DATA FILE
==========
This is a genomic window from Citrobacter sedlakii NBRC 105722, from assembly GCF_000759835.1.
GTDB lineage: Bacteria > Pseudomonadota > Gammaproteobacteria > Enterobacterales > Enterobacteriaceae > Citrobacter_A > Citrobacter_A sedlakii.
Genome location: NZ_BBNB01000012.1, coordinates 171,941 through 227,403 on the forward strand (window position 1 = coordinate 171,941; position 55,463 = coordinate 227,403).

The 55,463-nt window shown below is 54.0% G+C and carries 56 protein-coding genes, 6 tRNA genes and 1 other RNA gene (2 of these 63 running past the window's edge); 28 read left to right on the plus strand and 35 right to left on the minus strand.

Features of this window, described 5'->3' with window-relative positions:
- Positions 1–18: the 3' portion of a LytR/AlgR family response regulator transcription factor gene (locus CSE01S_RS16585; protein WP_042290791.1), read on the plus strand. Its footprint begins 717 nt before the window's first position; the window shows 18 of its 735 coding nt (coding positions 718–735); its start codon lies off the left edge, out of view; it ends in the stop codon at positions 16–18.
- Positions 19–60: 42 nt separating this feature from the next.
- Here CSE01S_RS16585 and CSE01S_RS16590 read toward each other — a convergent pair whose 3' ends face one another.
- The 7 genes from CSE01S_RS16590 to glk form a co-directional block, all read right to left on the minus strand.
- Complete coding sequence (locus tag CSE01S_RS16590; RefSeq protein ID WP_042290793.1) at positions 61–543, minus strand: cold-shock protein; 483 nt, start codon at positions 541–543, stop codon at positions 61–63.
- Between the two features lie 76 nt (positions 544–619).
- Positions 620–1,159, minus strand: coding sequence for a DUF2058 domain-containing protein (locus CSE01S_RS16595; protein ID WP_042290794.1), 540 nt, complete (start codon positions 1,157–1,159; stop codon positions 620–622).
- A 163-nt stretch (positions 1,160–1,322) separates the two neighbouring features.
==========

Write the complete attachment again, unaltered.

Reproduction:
This is a genomic window from Citrobacter sedlakii NBRC 105722, from assembly GCF_000759835.1.
GTDB lineage: Bacteria > Pseudomonadota > Gammaproteobacteria > Enterobacterales > Enterobacteriaceae > Citrobacter_A > Citrobacter_A sedlakii.
Genome location: NZ_BBNB01000012.1, coordinates 171,941 through 227,403 on the forward strand (window position 1 = coordinate 171,941; position 55,463 = coordinate 227,403).

The 55,463-nt window shown below is 54.0% G+C and carries 56 protein-coding genes, 6 tRNA genes and 1 other RNA gene (2 of these 63 running past the window's edge); 28 read left to right on the plus strand and 35 right to left on the minus strand.

Features of this window, described 5'->3' with window-relative positions:
- Positions 1–18: the 3' portion of a LytR/AlgR family response regulator transcription factor gene (locus CSE01S_RS16585; protein WP_042290791.1), read on the plus strand. Its footprint begins 717 nt before the window's first position; the window shows 18 of its 735 coding nt (coding positions 718–735); its start codon lies off the left edge, out of view; it ends in the stop codon at positions 16–18.
- Positions 19–60: 42 nt separating this feature from the next.
- Here CSE01S_RS16585 and CSE01S_RS16590 read toward each other — a convergent pair whose 3' ends face one another.
- The 7 genes from CSE01S_RS16590 to glk form a co-directional block, all read right to left on the minus strand.
- Complete coding sequence (locus tag CSE01S_RS16590; RefSeq protein ID WP_042290793.1) at positions 61–543, minus strand: cold-shock protein; 483 nt, start codon at positions 541–543, stop codon at positions 61–63.
- Between the two features lie 76 nt (positions 544–619).
- Positions 620–1,159, minus strand: coding sequence for a DUF2058 domain-containing protein (locus CSE01S_RS16595; protein ID WP_042290794.1), 540 nt, complete (start codon positions 1,157–1,159; stop codon positions 620–622).
- A 163-nt stretch (positions 1,160–1,322) separates the two neighbouring features.